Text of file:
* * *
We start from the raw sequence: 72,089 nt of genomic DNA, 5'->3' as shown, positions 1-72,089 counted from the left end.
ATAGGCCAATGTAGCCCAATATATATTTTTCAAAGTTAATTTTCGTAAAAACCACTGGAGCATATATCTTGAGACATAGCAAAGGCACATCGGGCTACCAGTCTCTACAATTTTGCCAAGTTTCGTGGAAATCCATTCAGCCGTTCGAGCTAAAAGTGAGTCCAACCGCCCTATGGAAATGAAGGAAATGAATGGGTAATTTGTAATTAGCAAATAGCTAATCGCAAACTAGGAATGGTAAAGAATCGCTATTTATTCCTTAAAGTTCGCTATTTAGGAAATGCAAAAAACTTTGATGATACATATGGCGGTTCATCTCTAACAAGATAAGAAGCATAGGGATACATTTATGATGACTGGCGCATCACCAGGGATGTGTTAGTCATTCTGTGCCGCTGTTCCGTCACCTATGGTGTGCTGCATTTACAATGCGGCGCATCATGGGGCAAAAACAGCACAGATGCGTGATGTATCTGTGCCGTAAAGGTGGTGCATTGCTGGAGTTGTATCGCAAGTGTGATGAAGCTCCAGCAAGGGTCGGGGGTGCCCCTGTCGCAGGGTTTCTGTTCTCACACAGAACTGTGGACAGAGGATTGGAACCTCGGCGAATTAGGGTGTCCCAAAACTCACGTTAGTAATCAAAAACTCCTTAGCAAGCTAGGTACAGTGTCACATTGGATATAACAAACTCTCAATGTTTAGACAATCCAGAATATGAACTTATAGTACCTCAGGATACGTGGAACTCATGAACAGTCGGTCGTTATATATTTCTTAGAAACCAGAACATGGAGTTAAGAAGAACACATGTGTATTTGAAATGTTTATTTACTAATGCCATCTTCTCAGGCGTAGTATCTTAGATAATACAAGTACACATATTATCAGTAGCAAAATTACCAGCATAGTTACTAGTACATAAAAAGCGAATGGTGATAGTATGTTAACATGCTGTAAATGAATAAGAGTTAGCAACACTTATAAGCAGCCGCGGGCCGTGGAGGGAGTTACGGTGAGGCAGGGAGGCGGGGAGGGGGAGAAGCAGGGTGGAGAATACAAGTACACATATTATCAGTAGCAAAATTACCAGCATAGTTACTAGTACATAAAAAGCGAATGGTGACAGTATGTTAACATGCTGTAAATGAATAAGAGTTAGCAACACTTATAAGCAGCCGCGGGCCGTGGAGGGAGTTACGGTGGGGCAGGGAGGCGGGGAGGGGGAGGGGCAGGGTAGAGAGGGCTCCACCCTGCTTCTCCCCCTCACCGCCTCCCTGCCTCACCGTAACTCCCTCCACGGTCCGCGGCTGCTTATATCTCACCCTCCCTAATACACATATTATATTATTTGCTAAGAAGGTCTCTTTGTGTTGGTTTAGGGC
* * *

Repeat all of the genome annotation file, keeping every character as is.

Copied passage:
We start from the raw sequence: 72,089 nt of genomic DNA, 5'->3' as shown, positions 1-72,089 counted from the left end.
ATAGGCCAATGTAGCCCAATATATATTTTTCAAAGTTAATTTTCGTAAAAACCACTGGAGCATATATCTTGAGACATAGCAAAGGCACATCGGGCTACCAGTCTCTACAATTTTGCCAAGTTTCGTGGAAATCCATTCAGCCGTTCGAGCTAAAAGTGAGTCCAACCGCCCTATGGAAATGAAGGAAATGAATGGGTAATTTGTAATTAGCAAATAGCTAATCGCAAACTAGGAATGGTAAAGAATCGCTATTTATTCCTTAAAGTTCGCTATTTAGGAAATGCAAAAAACTTTGATGATACATATGGCGGTTCATCTCTAACAAGATAAGAAGCATAGGGATACATTTATGATGACTGGCGCATCACCAGGGATGTGTTAGTCATTCTGTGCCGCTGTTCCGTCACCTATGGTGTGCTGCATTTACAATGCGGCGCATCATGGGGCAAAAACAGCACAGATGCGTGATGTATCTGTGCCGTAAAGGTGGTGCATTGCTGGAGTTGTATCGCAAGTGTGATGAAGCTCCAGCAAGGGTCGGGGGTGCCCCTGTCGCAGGGTTTCTGTTCTCACACAGAACTGTGGACAGAGGATTGGAACCTCGGCGAATTAGGGTGTCCCAAAACTCACGTTAGTAATCAAAAACTCCTTAGCAAGCTAGGTACAGTGTCACATTGGATATAACAAACTCTCAATGTTTAGACAATCCAGAATATGAACTTATAGTACCTCAGGATACGTGGAACTCATGAACAGTCGGTCGTTATATATTTCTTAGAAACCAGAACATGGAGTTAAGAAGAACACATGTGTATTTGAAATGTTTATTTACTAATGCCATCTTCTCAGGCGTAGTATCTTAGATAATACAAGTACACATATTATCAGTAGCAAAATTACCAGCATAGTTACTAGTACATAAAAAGCGAATGGTGATAGTATGTTAACATGCTGTAAATGAATAAGAGTTAGCAACACTTATAAGCAGCCGCGGGCCGTGGAGGGAGTTACGGTGAGGCAGGGAGGCGGGGAGGGGGAGAAGCAGGGTGGAGAATACAAGTACACATATTATCAGTAGCAAAATTACCAGCATAGTTACTAGTACATAAAAAGCGAATGGTGACAGTATGTTAACATGCTGTAAATGAATAAGAGTTAGCAACACTTATAAGCAGCCGCGGGCCGTGGAGGGAGTTACGGTGGGGCAGGGAGGCGGGGAGGGGGAGGGGCAGGGTAGAGAGGGCTCCACCCTGCTTCTCCCCCTCACCGCCTCCCTGCCTCACCGTAACTCCCTCCACGGTCCGCGGCTGCTTATATCTCACCCTCCCTAATACACATATTATATTATTTGCTAAGAAGGTCTCTTTGTGTTGGTTTAGGGC